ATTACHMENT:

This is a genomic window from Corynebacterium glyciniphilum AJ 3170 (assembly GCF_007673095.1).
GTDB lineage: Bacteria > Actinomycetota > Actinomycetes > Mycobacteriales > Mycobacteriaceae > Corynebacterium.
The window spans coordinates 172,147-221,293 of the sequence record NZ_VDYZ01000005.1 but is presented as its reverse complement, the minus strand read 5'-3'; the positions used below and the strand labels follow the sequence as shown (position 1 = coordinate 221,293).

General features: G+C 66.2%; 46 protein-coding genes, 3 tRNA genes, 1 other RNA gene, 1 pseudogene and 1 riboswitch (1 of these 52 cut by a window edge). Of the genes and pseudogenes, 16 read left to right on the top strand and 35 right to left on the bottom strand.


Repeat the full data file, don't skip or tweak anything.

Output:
This is a genomic window from Corynebacterium glyciniphilum AJ 3170 (assembly GCF_007673095.1).
GTDB lineage: Bacteria > Actinomycetota > Actinomycetes > Mycobacteriales > Mycobacteriaceae > Corynebacterium.
The window spans coordinates 172,147-221,293 of the sequence record NZ_VDYZ01000005.1 but is presented as its reverse complement, the minus strand read 5'-3'; the positions used below and the strand labels follow the sequence as shown (position 1 = coordinate 221,293).

General features: G+C 66.2%; 46 protein-coding genes, 3 tRNA genes, 1 other RNA gene, 1 pseudogene and 1 riboswitch (1 of these 52 cut by a window edge). Of the genes and pseudogenes, 16 read left to right on the top strand and 35 right to left on the bottom strand.